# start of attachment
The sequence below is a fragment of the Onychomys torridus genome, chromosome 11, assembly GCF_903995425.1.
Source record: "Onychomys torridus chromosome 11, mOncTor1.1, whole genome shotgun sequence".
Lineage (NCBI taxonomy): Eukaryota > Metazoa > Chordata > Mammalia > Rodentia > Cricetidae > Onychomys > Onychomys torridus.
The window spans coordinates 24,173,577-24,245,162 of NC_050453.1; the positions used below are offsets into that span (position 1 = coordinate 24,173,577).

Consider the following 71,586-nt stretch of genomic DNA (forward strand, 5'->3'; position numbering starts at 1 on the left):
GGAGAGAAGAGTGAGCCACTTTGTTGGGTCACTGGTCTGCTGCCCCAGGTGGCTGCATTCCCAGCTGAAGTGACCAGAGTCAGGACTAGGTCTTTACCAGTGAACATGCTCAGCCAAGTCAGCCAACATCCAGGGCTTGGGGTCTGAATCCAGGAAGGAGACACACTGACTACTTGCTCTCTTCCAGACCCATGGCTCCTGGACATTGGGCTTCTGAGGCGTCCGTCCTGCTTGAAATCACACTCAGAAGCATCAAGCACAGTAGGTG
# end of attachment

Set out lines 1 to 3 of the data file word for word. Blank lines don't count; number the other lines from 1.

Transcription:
The sequence below is a fragment of the Onychomys torridus genome, chromosome 11, assembly GCF_903995425.1.
Source record: "Onychomys torridus chromosome 11, mOncTor1.1, whole genome shotgun sequence".
Lineage (NCBI taxonomy): Eukaryota > Metazoa > Chordata > Mammalia > Rodentia > Cricetidae > Onychomys > Onychomys torridus.